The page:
Guest Post from Mike Smith of WordSmith Creative
The other day I received an offer via email from a marketing services company. To be honest, I don’t remember signing up to receive offers like this from anyone, but I’ll give these folks that benefit of the doubt. Maybe I clicked on something and didn’t read the fine print. Regardless of how they found me, they were making me an offer that I’m sure they thought I couldn’t refuse.
These marketing gurus were offering me a smokin’ deal that was guaranteed to net me 1000 Twitter followers for the low, low price of only $100. Gee, who wouldn’t want 1000 new Twitter followers? Do the math: that’s only 10¢ per follower. It sure sounds like a bargain.
But is that really a great deal? Getting a qualified lead for 10¢ would be fantastic. But a follower is not the same thing as a lead—much less a qualified lead. Don’t get me wrong. There is nothing wrong with having followers—as long as your followers are people that are genuinely interested in your products or services and will either avail themselves of what you have to offer or will influence others to do so.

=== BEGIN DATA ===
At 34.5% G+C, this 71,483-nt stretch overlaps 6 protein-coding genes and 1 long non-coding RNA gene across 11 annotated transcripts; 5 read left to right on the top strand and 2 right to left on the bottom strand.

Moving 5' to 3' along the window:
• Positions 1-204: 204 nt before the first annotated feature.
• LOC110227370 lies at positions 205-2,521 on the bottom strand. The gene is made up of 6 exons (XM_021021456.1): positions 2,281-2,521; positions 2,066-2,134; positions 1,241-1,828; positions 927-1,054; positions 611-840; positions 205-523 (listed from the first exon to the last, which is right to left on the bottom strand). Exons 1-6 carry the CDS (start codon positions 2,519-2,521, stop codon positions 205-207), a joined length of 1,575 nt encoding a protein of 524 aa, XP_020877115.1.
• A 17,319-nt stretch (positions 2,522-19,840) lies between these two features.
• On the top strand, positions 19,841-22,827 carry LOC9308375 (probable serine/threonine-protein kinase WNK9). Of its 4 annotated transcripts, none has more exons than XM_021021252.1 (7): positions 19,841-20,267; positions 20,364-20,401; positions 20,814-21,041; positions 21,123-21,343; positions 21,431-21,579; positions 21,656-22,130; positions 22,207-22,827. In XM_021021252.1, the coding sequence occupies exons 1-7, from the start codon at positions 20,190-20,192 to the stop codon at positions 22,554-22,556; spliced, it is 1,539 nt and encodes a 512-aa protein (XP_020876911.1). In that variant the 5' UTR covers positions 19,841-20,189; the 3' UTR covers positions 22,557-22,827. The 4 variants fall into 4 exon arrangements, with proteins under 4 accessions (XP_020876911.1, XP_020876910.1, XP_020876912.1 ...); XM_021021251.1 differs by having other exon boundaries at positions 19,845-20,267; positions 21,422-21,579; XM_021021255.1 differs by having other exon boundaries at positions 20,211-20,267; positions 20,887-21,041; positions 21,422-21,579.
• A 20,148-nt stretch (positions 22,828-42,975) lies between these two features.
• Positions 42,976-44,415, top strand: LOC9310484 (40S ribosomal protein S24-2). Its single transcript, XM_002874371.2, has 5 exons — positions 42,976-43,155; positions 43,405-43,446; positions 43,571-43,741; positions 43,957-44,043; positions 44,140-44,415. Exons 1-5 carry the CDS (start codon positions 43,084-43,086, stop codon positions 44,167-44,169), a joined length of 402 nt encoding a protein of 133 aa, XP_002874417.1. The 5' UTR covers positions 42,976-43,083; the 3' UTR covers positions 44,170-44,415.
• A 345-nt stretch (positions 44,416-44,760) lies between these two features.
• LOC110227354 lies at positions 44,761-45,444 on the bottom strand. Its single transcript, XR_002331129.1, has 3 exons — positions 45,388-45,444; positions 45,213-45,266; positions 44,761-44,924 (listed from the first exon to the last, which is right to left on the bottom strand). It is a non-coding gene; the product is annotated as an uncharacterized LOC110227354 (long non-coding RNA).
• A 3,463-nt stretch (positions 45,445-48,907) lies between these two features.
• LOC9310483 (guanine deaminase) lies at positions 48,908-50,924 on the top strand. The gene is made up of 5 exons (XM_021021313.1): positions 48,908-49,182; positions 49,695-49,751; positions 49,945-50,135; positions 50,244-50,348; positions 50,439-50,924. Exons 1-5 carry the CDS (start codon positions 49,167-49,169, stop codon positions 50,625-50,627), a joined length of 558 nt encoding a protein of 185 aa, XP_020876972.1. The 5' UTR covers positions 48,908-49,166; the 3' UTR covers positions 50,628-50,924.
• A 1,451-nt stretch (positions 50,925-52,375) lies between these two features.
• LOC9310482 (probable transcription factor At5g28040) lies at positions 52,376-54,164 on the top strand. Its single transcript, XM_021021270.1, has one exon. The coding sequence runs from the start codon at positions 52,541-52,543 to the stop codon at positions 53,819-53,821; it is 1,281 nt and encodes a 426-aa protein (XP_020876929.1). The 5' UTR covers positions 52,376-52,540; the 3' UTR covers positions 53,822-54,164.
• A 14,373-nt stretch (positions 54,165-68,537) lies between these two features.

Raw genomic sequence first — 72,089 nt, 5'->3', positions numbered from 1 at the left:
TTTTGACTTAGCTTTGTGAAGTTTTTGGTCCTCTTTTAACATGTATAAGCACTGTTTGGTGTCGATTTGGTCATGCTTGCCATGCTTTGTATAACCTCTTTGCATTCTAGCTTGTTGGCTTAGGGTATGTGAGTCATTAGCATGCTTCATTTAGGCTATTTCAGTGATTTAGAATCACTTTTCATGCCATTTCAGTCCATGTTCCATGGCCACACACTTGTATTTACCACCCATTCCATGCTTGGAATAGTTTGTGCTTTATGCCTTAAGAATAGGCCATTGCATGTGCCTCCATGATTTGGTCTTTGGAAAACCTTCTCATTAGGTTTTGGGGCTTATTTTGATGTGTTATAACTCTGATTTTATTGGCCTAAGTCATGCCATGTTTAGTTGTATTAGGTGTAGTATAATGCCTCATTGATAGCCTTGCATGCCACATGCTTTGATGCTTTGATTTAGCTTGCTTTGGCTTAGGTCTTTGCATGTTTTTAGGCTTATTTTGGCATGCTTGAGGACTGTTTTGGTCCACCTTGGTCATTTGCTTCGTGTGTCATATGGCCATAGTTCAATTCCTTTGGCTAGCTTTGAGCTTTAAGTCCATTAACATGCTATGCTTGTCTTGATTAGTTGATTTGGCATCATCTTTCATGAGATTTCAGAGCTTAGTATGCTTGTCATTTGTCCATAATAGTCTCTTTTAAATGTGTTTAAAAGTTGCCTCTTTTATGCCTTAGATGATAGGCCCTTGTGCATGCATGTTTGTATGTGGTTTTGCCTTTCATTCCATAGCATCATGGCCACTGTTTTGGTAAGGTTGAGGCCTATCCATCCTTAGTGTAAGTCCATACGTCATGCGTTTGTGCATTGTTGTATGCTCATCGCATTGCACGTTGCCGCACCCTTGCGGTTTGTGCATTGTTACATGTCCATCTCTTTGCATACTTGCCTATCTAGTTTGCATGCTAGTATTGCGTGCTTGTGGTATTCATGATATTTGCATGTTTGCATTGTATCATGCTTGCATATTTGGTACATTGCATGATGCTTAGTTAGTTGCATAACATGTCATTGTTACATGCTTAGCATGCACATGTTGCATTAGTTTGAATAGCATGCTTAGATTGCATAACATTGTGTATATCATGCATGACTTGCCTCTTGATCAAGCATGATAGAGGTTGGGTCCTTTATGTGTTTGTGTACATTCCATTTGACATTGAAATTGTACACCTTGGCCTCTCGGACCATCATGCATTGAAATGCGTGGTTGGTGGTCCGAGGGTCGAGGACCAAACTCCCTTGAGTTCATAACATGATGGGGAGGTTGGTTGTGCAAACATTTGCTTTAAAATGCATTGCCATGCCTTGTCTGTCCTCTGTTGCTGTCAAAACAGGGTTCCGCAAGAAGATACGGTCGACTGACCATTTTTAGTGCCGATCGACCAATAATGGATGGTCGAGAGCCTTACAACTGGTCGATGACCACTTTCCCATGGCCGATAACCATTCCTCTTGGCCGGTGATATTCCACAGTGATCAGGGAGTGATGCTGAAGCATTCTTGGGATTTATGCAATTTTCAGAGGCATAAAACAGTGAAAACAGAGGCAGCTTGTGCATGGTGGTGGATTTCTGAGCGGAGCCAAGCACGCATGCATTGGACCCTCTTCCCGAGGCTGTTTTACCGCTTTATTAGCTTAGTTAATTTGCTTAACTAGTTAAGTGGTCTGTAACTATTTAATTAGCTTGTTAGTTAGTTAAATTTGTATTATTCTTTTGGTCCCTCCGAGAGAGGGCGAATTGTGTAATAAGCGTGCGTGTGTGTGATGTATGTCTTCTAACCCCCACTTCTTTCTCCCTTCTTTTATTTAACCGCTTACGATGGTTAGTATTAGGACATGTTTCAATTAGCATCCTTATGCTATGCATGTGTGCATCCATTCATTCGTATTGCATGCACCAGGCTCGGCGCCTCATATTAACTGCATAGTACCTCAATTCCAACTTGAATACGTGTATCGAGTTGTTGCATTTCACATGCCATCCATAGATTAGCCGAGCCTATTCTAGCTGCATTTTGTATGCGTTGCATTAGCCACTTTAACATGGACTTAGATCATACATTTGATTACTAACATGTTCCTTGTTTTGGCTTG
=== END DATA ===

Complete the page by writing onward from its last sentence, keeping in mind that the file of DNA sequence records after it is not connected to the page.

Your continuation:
Business success isn’t determined by how many followers you have. It’s more about how many satisfied customers your have. And it’s about whether or not they come back. And whether or not they tell their friends about you.
So is all of this social media stuff nothing more than smoke and mirrors? Absolutely not! It’s for real. If you’re a business and you’re not engaging customers and prospects online, you’re not going to make it. But there’s a difference between engaging people with information that empowers them to make good buying decisions and bombarding them with unwanted messages. As in every other aspect of business, quality trumps quantity.
So is $100 for 1000 Twitter followers a great deal? That depends on what you really want. If you want the rush of suddenly having 1000 people know your name, it might not be such a bad thing. If you’re looking to gain real “fans” for your business that will keep coming back and eventually do business with you (and tell their friends about you) because you delivered valuable information to them, then “followers” may not be what you’re after.
And I bet if you take your list of 1000 followers to the bank, your banker won’t give you 10¢ on the dollar for them!